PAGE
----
At the end of last year coffee brand Nescafe made the surprising decision to move its entire global and local sites to Tumblr. This case study looks at how the Nestle-owned brand has fared in the following six months.
Nescafe was the first global brand to move all websites to Yahoo-owned blogging platform Tumblr, which lets users share the things and create conversations online.
The first global brand to do so, the bold move to Tumblr was designed to heighten consumer-led communication and build stronger relationships with young coffee lovers than a traditional website would allow.
Six months on, 45 Nescafe Tumblr sites are now live around the world, with a further 20 expected online by the end of the year.
Initial results indicate the platform is much more than a social hangout for expressive, gif-loving teens. The Tumblr pages have directly generated an increase in sales of $200,000, with just 10 sites to date offering the option to buy online.
Engagement and traffic have also soared, with visits per month up by 29% and users spending 18% longer during each visit – evidence that a move to a content-led platform can deepen engagement.
Adopting Tumblr as the sole platform for Nescafe.com was seen internally as essential for Nescafe to effectively reach one of their key audiences – the millennial generation.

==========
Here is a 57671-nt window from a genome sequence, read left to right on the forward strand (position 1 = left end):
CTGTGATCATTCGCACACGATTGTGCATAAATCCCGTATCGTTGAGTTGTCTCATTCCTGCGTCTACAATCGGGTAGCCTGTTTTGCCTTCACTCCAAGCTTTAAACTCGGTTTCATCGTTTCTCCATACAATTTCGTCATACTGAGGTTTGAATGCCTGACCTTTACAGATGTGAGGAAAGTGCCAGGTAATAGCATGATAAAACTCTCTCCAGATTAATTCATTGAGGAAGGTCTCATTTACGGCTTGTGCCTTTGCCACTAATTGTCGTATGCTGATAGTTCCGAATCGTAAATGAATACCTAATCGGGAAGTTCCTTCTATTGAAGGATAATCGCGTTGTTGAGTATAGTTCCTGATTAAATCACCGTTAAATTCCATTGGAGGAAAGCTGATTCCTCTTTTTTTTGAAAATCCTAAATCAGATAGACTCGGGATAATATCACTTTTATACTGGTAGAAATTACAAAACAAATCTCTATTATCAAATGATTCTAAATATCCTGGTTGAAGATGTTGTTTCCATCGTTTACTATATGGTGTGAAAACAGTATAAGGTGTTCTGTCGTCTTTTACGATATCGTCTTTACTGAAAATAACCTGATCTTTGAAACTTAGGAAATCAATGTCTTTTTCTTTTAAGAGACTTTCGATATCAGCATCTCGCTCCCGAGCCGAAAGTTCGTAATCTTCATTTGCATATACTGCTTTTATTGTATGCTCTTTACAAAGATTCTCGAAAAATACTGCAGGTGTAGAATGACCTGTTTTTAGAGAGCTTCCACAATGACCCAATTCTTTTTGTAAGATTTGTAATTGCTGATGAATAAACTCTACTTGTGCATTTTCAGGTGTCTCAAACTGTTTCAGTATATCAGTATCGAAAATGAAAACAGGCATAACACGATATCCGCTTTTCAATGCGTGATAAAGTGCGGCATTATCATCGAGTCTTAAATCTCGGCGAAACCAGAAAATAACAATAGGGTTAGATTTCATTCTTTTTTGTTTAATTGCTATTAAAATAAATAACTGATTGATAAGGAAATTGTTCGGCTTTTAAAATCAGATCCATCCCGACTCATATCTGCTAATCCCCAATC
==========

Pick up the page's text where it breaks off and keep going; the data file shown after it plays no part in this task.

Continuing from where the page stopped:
Sean Murphy, Head of Global Strategic Marketing for Nescafe, said: “Tumblr has been an immediate success with the people who drink our coffee. They go there to find and follow what they love. Nescafe is all about starting real connections and human warmth through millions of coffee conversations everywhere, every day – including online. Moving from a traditional consumer website to a more user-led, content-rich platform like Tumblr sees us bring this to life.”
Nescafe at Tumblr hosts a live stream of tweets and retweets from Nescafe social accounts around the globe.
Sixty-five markets will be online by the end of the year, 10 markets already offer the option to purchase Nescafe direct from the site with a BUY NOW button and a further 16 are in the pipeline.
Pros and cons or Tumblr for brands
Nestle brands were the first to make the move, but will others follow? Our take is that Tumblr is more an extra point in a brand’s digital marketing ecosystem than being a substitute for the core brand website.
• Fast to set up
• Low cost to run
• A lightweight SaaS style approach that overcomes the challenges of brand website tech build
• Easy to share content
• Good creative control (for a third part platform)
• Online ad retargeting through Yahoo’s programmatic partnerships
• There’s no such thing as a free lunch (remember Facebook’s U-turn in 2012 having given brands all of the same advantages)
• Audiences skew to a particular young demographic
• Poor SEO because of weak keyphrase optimisation
• In comparison to brand websites, this is a space where you won’t own the data
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